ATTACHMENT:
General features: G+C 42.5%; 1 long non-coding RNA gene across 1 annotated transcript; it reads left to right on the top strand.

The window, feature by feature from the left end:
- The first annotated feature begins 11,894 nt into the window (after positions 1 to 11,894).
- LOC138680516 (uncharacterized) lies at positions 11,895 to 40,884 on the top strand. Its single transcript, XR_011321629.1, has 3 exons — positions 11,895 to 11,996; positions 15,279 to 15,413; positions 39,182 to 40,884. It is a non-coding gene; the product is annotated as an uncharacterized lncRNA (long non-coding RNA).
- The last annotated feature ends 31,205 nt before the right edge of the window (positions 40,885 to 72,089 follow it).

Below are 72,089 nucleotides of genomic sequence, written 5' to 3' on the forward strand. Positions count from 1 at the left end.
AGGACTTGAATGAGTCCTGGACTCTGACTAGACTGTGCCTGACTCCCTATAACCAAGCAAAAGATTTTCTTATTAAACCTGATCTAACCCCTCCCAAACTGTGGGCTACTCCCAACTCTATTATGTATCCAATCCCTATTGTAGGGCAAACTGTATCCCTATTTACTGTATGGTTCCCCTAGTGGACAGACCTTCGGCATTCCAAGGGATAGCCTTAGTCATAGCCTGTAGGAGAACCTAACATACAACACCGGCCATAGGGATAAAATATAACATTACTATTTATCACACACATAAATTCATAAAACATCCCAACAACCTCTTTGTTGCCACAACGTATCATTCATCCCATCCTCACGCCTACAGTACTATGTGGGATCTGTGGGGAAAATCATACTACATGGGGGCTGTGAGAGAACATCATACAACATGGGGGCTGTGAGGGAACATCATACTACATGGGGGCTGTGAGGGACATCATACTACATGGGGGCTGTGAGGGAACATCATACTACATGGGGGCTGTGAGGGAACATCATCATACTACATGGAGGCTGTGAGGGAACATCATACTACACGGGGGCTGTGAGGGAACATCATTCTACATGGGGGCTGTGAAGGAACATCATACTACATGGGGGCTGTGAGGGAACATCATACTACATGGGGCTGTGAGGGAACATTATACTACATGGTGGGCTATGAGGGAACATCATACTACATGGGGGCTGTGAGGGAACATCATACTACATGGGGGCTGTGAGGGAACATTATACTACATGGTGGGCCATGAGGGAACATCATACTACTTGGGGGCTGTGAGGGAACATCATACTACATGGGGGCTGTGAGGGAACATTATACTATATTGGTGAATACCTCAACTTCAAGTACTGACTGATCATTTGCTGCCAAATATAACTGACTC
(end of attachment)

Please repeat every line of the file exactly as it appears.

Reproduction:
General features: G+C 42.5%; 1 long non-coding RNA gene across 1 annotated transcript; it reads left to right on the top strand.

The window, feature by feature from the left end:
- The first annotated feature begins 11,894 nt into the window (after positions 1 to 11,894).
- LOC138680516 (uncharacterized) lies at positions 11,895 to 40,884 on the top strand. Its single transcript, XR_011321629.1, has 3 exons — positions 11,895 to 11,996; positions 15,279 to 15,413; positions 39,182 to 40,884. It is a non-coding gene; the product is annotated as an uncharacterized lncRNA (long non-coding RNA).
- The last annotated feature ends 31,205 nt before the right edge of the window (positions 40,885 to 72,089 follow it).

Below are 72,089 nucleotides of genomic sequence, written 5' to 3' on the forward strand. Positions count from 1 at the left end.
AGGACTTGAATGAGTCCTGGACTCTGACTAGACTGTGCCTGACTCCCTATAACCAAGCAAAAGATTTTCTTATTAAACCTGATCTAACCCCTCCCAAACTGTGGGCTACTCCCAACTCTATTATGTATCCAATCCCTATTGTAGGGCAAACTGTATCCCTATTTACTGTATGGTTCCCCTAGTGGACAGACCTTCGGCATTCCAAGGGATAGCCTTAGTCATAGCCTGTAGGAGAACCTAACATACAACACCGGCCATAGGGATAAAATATAACATTACTATTTATCACACACATAAATTCATAAAACATCCCAACAACCTCTTTGTTGCCACAACGTATCATTCATCCCATCCTCACGCCTACAGTACTATGTGGGATCTGTGGGGAAAATCATACTACATGGGGGCTGTGAGAGAACATCATACAACATGGGGGCTGTGAGGGAACATCATACTACATGGGGGCTGTGAGGGACATCATACTACATGGGGGCTGTGAGGGAACATCATACTACATGGGGGCTGTGAGGGAACATCATCATACTACATGGAGGCTGTGAGGGAACATCATACTACACGGGGGCTGTGAGGGAACATCATTCTACATGGGGGCTGTGAAGGAACATCATACTACATGGGGGCTGTGAGGGAACATCATACTACATGGGGCTGTGAGGGAACATTATACTACATGGTGGGCTATGAGGGAACATCATACTACATGGGGGCTGTGAGGGAACATCATACTACATGGGGGCTGTGAGGGAACATTATACTACATGGTGGGCCATGAGGGAACATCATACTACTTGGGGGCTGTGAGGGAACATCATACTACATGGGGGCTGTGAGGGAACATTATACTATATTGGTGAATACCTCAACTTCAAGTACTGACTGATCATTTGCTGCCAAATATAACTGACTC